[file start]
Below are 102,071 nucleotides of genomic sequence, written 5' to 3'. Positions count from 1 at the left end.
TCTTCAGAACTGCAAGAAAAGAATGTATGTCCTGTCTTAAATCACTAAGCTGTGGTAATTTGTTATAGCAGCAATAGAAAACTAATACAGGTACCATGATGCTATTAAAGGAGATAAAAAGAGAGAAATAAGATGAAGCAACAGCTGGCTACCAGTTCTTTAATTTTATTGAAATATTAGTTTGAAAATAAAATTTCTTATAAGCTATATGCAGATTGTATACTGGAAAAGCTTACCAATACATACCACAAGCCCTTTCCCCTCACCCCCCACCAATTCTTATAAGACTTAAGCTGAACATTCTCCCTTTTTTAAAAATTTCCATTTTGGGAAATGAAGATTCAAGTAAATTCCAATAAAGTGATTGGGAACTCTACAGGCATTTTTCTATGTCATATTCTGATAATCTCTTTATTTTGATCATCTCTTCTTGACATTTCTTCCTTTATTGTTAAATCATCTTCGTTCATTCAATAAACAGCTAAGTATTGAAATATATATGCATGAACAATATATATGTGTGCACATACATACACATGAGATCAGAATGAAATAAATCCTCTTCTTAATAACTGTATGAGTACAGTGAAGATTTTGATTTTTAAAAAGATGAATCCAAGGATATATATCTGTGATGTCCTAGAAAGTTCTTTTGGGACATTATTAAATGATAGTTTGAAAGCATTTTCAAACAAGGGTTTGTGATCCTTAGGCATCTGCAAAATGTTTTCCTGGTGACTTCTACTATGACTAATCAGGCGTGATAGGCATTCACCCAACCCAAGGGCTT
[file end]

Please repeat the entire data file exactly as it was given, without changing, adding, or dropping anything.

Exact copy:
Below are 102,071 nucleotides of genomic sequence, written 5' to 3'. Positions count from 1 at the left end.
TCTTCAGAACTGCAAGAAAAGAATGTATGTCCTGTCTTAAATCACTAAGCTGTGGTAATTTGTTATAGCAGCAATAGAAAACTAATACAGGTACCATGATGCTATTAAAGGAGATAAAAAGAGAGAAATAAGATGAAGCAACAGCTGGCTACCAGTTCTTTAATTTTATTGAAATATTAGTTTGAAAATAAAATTTCTTATAAGCTATATGCAGATTGTATACTGGAAAAGCTTACCAATACATACCACAAGCCCTTTCCCCTCACCCCCCACCAATTCTTATAAGACTTAAGCTGAACATTCTCCCTTTTTTAAAAATTTCCATTTTGGGAAATGAAGATTCAAGTAAATTCCAATAAAGTGATTGGGAACTCTACAGGCATTTTTCTATGTCATATTCTGATAATCTCTTTATTTTGATCATCTCTTCTTGACATTTCTTCCTTTATTGTTAAATCATCTTCGTTCATTCAATAAACAGCTAAGTATTGAAATATATATGCATGAACAATATATATGTGTGCACATACATACACATGAGATCAGAATGAAATAAATCCTCTTCTTAATAACTGTATGAGTACAGTGAAGATTTTGATTTTTAAAAAGATGAATCCAAGGATATATATCTGTGATGTCCTAGAAAGTTCTTTTGGGACATTATTAAATGATAGTTTGAAAGCATTTTCAAACAAGGGTTTGTGATCCTTAGGCATCTGCAAAATGTTTTCCTGGTGACTTCTACTATGACTAATCAGGCGTGATAGGCATTCACCCAACCCAAGGGCTT